One key strategy to eating more whole natural foods is to make sure that an abundance is available! People have a natural tendency to not want to waste food, and whole natural foods will eventually "go bad" if not eaten. That is why so many people in the world are eating mostly processed foods - because these foods are convenient and are rarely "wasted." If you look on some cereal boxes, the manufacturers suggest that the food is so well preserved (with chemicals) that it will be good for a couple of years!

One "channel factor" issue to work in your favor is to have an abundance of whole natural foods in the house. If you have to run to the store every time you want to make a healthful meal, the "channel factors" will very often defeat you. That is why it is so important to keep plenty of healthful food in the house, even if it means you buy too much at first and you have to throw some away. You may feel uncomfortable throwing food away, but until you get adept at buying the right amount, it is just part of the price of healthful living.

Some of our patients get hungry in the car, and the ease of pulling into a fast-food driveway to satisfy their hunger is just too easy, relative to the hassle of ferreting out a healthy meal or snack. Once again, planning ahead for these moments can really improve your health habits. Keep a small cooler or other container in the car, with some healthy snacks tucked away. Some of those snacks might be apples, oranges, cashews, or cold baked potatoes or yams. One of our patients packs a small bottle of low-sodium ketchup to go along with her baked potatoes, and she raves about it.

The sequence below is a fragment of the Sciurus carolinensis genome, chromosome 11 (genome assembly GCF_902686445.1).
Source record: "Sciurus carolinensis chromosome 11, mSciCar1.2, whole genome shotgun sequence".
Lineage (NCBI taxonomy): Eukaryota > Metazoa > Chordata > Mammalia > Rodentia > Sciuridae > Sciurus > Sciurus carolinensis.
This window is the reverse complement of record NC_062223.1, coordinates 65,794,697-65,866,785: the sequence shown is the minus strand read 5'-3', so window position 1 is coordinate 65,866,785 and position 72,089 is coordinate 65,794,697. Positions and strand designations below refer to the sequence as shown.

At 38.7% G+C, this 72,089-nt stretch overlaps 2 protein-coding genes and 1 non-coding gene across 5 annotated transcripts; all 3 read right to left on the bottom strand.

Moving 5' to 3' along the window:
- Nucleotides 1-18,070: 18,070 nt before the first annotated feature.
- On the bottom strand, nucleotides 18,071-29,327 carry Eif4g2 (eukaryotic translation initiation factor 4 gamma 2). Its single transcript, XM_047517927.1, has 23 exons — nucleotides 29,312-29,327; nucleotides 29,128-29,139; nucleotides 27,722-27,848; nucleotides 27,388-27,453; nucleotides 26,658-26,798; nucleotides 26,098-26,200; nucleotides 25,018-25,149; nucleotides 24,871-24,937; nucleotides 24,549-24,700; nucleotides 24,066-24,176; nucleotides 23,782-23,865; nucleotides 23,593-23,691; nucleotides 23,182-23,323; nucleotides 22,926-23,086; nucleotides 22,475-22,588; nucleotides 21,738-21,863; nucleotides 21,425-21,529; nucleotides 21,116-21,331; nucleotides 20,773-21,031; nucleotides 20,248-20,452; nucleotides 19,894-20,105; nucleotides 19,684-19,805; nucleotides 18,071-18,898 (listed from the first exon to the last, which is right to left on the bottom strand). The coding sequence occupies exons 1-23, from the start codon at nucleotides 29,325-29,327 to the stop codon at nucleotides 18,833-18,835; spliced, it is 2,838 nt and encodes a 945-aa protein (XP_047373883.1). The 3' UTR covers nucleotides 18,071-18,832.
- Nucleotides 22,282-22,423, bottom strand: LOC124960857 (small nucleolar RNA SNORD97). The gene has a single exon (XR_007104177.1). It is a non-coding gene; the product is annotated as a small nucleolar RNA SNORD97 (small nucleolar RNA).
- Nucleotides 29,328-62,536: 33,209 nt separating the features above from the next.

A weekly menu plan also can be helpful. If you have a standard weekly menu, with a corresponding shopping list ready, it can make your week sail along, meal after healthful meal, according to a preset schedule. Of course, if you want to deviate from the schedule, feel free! But the idea is that the more habitual we make good habits, the easier they are to follow, and the more often healthy behaviors will result. If you are planning and shopping every few days, with everything different, the decisions and hassles can become channel factors, and then it can get easier to "slip."

Finding your own way

The above suggestions aren't meant to be prescriptions for how you should do things. Everyone needs to find his or her own way. But if you are having trouble staying on track, these kinds of ideas might well be worth a try. If you are "slipping" a lot, it may be partly because of some subtle situational factors. And getting more control of these "channel factors"  can sometimes make the difference between success and failure.